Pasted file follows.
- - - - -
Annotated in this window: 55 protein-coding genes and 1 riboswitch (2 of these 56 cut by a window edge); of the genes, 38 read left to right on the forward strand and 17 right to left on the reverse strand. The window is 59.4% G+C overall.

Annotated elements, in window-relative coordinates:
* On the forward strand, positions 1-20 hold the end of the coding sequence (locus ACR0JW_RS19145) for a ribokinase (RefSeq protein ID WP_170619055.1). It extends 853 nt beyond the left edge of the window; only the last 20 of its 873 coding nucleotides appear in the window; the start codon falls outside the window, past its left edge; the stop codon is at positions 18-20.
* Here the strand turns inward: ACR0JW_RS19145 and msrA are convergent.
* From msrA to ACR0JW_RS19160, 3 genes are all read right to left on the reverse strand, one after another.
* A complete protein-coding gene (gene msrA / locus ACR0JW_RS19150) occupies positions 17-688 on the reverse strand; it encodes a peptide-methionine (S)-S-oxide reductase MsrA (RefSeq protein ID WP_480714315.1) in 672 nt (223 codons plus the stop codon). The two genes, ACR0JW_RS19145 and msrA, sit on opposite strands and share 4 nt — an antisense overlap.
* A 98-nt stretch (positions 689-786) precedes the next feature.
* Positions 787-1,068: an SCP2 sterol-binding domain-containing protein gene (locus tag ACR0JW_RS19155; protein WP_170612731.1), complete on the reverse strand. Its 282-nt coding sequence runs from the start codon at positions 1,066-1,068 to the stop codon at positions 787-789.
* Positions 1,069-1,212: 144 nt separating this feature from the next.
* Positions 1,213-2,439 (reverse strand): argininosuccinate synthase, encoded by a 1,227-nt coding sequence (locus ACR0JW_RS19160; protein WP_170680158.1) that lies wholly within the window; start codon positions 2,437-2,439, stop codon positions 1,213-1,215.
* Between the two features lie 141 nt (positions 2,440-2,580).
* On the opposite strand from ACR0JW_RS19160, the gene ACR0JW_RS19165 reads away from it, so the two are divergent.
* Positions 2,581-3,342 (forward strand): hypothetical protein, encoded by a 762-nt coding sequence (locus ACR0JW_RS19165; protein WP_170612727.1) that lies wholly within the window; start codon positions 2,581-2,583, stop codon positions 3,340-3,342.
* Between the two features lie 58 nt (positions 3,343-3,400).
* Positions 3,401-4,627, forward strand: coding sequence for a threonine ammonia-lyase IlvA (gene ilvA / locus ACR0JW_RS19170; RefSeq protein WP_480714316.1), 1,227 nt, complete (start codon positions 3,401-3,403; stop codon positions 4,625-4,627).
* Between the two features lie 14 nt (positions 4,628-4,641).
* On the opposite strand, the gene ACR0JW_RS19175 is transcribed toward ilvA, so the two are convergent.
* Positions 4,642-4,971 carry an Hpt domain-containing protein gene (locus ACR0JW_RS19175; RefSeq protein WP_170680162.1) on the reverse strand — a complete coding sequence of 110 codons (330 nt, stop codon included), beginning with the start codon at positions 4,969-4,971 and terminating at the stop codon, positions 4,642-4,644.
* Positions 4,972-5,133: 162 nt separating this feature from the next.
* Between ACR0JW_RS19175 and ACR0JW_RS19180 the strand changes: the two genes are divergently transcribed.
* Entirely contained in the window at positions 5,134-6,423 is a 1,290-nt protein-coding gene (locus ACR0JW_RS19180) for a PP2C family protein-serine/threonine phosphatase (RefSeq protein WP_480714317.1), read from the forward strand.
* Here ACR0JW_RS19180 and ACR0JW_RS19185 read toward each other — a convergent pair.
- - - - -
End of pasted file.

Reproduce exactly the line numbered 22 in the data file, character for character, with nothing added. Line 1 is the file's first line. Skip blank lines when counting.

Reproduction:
* Here ACR0JW_RS19180 and ACR0JW_RS19185 read toward each other — a convergent pair.